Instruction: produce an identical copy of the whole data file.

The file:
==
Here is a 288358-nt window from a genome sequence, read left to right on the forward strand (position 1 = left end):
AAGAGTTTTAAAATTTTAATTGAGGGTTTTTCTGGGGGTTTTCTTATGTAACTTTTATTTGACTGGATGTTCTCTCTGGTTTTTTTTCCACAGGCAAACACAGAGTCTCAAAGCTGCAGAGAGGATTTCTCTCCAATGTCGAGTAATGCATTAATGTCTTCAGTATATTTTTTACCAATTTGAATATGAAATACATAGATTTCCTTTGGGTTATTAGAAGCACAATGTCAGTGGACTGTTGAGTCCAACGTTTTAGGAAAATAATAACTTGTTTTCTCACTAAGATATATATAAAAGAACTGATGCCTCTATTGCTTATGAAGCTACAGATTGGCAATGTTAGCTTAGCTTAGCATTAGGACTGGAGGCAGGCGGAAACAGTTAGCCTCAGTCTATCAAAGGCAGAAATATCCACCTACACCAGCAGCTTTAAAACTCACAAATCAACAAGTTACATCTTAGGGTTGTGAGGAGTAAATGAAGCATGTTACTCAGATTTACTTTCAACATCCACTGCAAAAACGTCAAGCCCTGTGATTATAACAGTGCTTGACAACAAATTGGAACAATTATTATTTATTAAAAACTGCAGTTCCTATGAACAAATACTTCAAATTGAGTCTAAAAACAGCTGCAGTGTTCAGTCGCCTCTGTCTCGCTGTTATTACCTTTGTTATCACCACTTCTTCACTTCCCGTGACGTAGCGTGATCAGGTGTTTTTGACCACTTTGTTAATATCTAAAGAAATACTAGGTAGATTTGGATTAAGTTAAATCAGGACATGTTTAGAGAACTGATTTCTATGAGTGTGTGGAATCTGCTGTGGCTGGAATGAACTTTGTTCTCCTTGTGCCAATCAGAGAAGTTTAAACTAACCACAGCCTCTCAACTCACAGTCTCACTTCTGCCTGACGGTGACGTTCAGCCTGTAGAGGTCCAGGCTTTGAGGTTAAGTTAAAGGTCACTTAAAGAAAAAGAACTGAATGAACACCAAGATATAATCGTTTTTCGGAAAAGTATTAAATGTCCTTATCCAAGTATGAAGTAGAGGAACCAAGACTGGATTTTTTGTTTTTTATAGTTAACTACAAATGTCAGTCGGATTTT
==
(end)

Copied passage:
Here is a 288358-nt window from a genome sequence, read left to right on the forward strand (position 1 = left end):
AAGAGTTTTAAAATTTTAATTGAGGGTTTTTCTGGGGGTTTTCTTATGTAACTTTTATTTGACTGGATGTTCTCTCTGGTTTTTTTTCCACAGGCAAACACAGAGTCTCAAAGCTGCAGAGAGGATTTCTCTCCAATGTCGAGTAATGCATTAATGTCTTCAGTATATTTTTTACCAATTTGAATATGAAATACATAGATTTCCTTTGGGTTATTAGAAGCACAATGTCAGTGGACTGTTGAGTCCAACGTTTTAGGAAAATAATAACTTGTTTTCTCACTAAGATATATATAAAAGAACTGATGCCTCTATTGCTTATGAAGCTACAGATTGGCAATGTTAGCTTAGCTTAGCATTAGGACTGGAGGCAGGCGGAAACAGTTAGCCTCAGTCTATCAAAGGCAGAAATATCCACCTACACCAGCAGCTTTAAAACTCACAAATCAACAAGTTACATCTTAGGGTTGTGAGGAGTAAATGAAGCATGTTACTCAGATTTACTTTCAACATCCACTGCAAAAACGTCAAGCCCTGTGATTATAACAGTGCTTGACAACAAATTGGAACAATTATTATTTATTAAAAACTGCAGTTCCTATGAACAAATACTTCAAATTGAGTCTAAAAACAGCTGCAGTGTTCAGTCGCCTCTGTCTCGCTGTTATTACCTTTGTTATCACCACTTCTTCACTTCCCGTGACGTAGCGTGATCAGGTGTTTTTGACCACTTTGTTAATATCTAAAGAAATACTAGGTAGATTTGGATTAAGTTAAATCAGGACATGTTTAGAGAACTGATTTCTATGAGTGTGTGGAATCTGCTGTGGCTGGAATGAACTTTGTTCTCCTTGTGCCAATCAGAGAAGTTTAAACTAACCACAGCCTCTCAACTCACAGTCTCACTTCTGCCTGACGGTGACGTTCAGCCTGTAGAGGTCCAGGCTTTGAGGTTAAGTTAAAGGTCACTTAAAGAAAAAGAACTGAATGAACACCAAGATATAATCGTTTTTCGGAAAAGTATTAAATGTCCTTATCCAAGTATGAAGTAGAGGAACCAAGACTGGATTTTTTGTTTTTTATAGTTAACTACAAATGTCAGTCGGATTTT